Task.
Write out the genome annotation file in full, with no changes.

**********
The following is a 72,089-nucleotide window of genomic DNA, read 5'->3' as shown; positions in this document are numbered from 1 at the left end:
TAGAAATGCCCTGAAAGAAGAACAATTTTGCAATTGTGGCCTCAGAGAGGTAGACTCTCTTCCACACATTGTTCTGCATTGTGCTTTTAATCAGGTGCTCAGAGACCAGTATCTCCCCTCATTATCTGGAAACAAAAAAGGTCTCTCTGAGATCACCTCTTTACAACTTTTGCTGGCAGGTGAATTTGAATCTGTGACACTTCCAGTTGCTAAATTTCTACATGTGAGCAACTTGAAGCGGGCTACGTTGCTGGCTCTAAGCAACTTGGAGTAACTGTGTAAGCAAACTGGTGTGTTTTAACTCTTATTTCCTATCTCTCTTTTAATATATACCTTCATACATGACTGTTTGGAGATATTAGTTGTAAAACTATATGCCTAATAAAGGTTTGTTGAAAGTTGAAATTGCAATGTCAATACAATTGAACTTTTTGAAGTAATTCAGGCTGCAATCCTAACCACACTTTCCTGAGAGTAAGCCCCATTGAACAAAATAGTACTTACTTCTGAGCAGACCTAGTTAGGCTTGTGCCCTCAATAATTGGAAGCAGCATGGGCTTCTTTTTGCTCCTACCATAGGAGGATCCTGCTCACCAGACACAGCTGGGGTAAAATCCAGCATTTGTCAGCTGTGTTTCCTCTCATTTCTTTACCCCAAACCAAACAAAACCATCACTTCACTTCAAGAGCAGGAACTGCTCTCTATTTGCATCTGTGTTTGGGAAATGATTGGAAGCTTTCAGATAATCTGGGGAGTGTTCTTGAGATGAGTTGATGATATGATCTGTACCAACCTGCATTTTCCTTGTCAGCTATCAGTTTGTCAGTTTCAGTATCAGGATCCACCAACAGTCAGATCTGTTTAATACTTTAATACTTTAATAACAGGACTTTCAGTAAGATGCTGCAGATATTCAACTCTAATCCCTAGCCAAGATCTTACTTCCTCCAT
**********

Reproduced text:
The following is a 72,089-nucleotide window of genomic DNA, read 5'->3' as shown; positions in this document are numbered from 1 at the left end:
TAGAAATGCCCTGAAAGAAGAACAATTTTGCAATTGTGGCCTCAGAGAGGTAGACTCTCTTCCACACATTGTTCTGCATTGTGCTTTTAATCAGGTGCTCAGAGACCAGTATCTCCCCTCATTATCTGGAAACAAAAAAGGTCTCTCTGAGATCACCTCTTTACAACTTTTGCTGGCAGGTGAATTTGAATCTGTGACACTTCCAGTTGCTAAATTTCTACATGTGAGCAACTTGAAGCGGGCTACGTTGCTGGCTCTAAGCAACTTGGAGTAACTGTGTAAGCAAACTGGTGTGTTTTAACTCTTATTTCCTATCTCTCTTTTAATATATACCTTCATACATGACTGTTTGGAGATATTAGTTGTAAAACTATATGCCTAATAAAGGTTTGTTGAAAGTTGAAATTGCAATGTCAATACAATTGAACTTTTTGAAGTAATTCAGGCTGCAATCCTAACCACACTTTCCTGAGAGTAAGCCCCATTGAACAAAATAGTACTTACTTCTGAGCAGACCTAGTTAGGCTTGTGCCCTCAATAATTGGAAGCAGCATGGGCTTCTTTTTGCTCCTACCATAGGAGGATCCTGCTCACCAGACACAGCTGGGGTAAAATCCAGCATTTGTCAGCTGTGTTTCCTCTCATTTCTTTACCCCAAACCAAACAAAACCATCACTTCACTTCAAGAGCAGGAACTGCTCTCTATTTGCATCTGTGTTTGGGAAATGATTGGAAGCTTTCAGATAATCTGGGGAGTGTTCTTGAGATGAGTTGATGATATGATCTGTACCAACCTGCATTTTCCTTGTCAGCTATCAGTTTGTCAGTTTCAGTATCAGGATCCACCAACAGTCAGATCTGTTTAATACTTTAATACTTTAATAACAGGACTTTCAGTAAGATGCTGCAGATATTCAACTCTAATCCCTAGCCAAGATCTTACTTCCTCCAT